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The Mars Volta - The Bedlam in Goliath (2008)

From a picture from National Geographic depicting the daily lives of people in Agadez, Niger. Art by Jeff Jordan.


(via l-age-d-or)

It’s dark because you are trying too hard. Lightly child, lightly. Learn to do everything lightly. Yes, feel lightly even though you’re feeling deeply. Just lightly let things happen and lightly cope with them. I was so preposterously serious in those days…Lightly, lightly—it’s the best advice ever given me. So throw away your baggage and go forward. There are quicksands all about you, sucking at your feet, trying to suck you down into fear and self-pity and despair. That’s why you must walk so lightly. Lightly, my darling.

Aldous Huxley  (via onebrain)

(Source: wordsthat-speak, via fauxmulder)

O Great Creator of Being,

grant us one more hour to
perform our art
and perfect our lives

The Doors
An American Prayer (1978)
An American Prayer/ Hour For Magic/ Freedom Exists/ A Feast Of Friends (via electrifire)


On April 16, 1908, U.S. President Theodore Roosevelt designated Utah’s Natural Bridges region as a National Monument. Nature hasn’t provided all its wonders: The centuries-old Horsecollar Ruin is an ancestral Puebloan site abandoned 700 years ago, but it’s in an excellent state of preservation, including a little disturbed kiva with the original, albeit unrestored, roof and interior. Two granaries have doors with an ovular shape, not unlike a horse collar that gives the site its name. Zeke Johnson, the first curator for Natural Bridges National Monument, “rediscovered” the ruins in 1936. He wrote:

I am very much thrilled over a discovery I made the other day. I was working about half way between Sipapu and Kachina Bridges and at lunch time I was in the narrow canyon where the sun does not shine very much at that time of year, but I could see that about thirty feet above me the sun was shining warm and bright on the cliff. I crawled up a broken ledge thinking that it would be nice to eat my lunch there when to my surprise I saw a ledge full of houses, within 80 yards of the trail over which I have walked for more than twenty years. There is one large kiva with the roof almost complete and a fine ladder standing in the hatchway with the small willows still holding the rungs in place. I could not tell how many rungs are on the ladder because of the debris which the pack rats have piled up around its base; only three and a half feet show between the top of the pile and the hatch. Beside the kiva are two well-preserved stone and adobe houses with no roofs but walls which are in a fine state of preservation. A small barrel shaped structure abuts against one of the houses. Six or eight rooms with walls of fine masonry but partly torn down are also on the ledge. There is a lot of broken pottery and flaked stone lying about. I picked up six arrow points and several broken ones. You know, I felt like a foolish kid to have passed so near these ruins for so many years and not know of their presence, but someone had found them before I did many years ago; a few pits have been dug in the ruins but the kiva has not been touched.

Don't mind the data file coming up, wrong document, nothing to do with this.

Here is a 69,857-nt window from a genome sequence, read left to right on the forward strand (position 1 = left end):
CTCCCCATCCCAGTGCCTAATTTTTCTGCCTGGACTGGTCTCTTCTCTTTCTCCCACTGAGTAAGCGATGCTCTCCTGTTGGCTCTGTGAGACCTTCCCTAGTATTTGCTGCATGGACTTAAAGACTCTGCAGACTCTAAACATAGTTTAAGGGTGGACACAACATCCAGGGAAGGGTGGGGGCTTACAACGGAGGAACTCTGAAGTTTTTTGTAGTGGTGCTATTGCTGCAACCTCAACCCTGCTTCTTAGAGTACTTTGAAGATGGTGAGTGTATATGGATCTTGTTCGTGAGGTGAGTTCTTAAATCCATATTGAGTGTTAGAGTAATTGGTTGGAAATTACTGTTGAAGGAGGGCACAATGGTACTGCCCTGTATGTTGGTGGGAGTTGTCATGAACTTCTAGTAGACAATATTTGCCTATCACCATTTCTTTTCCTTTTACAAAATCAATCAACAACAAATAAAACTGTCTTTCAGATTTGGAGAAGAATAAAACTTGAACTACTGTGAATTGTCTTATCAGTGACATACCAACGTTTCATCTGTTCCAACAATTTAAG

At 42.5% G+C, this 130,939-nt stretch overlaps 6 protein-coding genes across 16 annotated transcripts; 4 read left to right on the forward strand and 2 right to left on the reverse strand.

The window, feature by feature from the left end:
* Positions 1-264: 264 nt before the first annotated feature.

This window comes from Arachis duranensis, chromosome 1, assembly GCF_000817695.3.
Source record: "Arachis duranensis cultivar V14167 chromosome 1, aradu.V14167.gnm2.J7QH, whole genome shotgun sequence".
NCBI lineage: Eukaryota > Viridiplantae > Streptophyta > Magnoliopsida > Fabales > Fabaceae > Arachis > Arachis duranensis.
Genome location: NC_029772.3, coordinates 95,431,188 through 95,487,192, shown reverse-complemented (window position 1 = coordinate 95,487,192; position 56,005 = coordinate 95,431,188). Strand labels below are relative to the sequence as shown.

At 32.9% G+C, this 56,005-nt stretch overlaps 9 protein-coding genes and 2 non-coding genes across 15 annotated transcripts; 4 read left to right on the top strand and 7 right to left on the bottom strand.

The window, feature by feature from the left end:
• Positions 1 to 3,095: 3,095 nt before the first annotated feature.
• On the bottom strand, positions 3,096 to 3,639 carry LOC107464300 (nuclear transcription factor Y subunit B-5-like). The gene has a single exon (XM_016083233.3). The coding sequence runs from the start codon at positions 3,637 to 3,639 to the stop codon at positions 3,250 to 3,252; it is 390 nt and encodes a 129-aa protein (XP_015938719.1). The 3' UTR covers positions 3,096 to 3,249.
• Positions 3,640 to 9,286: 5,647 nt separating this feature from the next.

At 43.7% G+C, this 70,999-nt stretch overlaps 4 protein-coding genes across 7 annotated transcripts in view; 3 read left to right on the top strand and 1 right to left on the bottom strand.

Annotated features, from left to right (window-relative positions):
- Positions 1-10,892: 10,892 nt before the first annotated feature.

Photos by Neal Herbert. Source: National Park Service.

(via megacosms)






(via sxintillation)


‘…Rears Its Ugly Green Head,’ by Mike Hinge and Neal Adams. A psychedelic 70s comic from Heavy Metal magazine that’s mostly impressive for the visuals, though the story takes a turn in the final couple pages. It’s worth a read.

Found on this blog, brought to my attention by the same blogger’s tumblr post. Thanks, Highway 62!  

good ol discrimination against the females. They couldn’t even imagine that in the future that would seem anachronistic.

(Source: 70sscifiart)

(Source: kkdas, via y-como-es-el)



Photographer : Brice Esso 

Jewelry: Stephanie Bijoux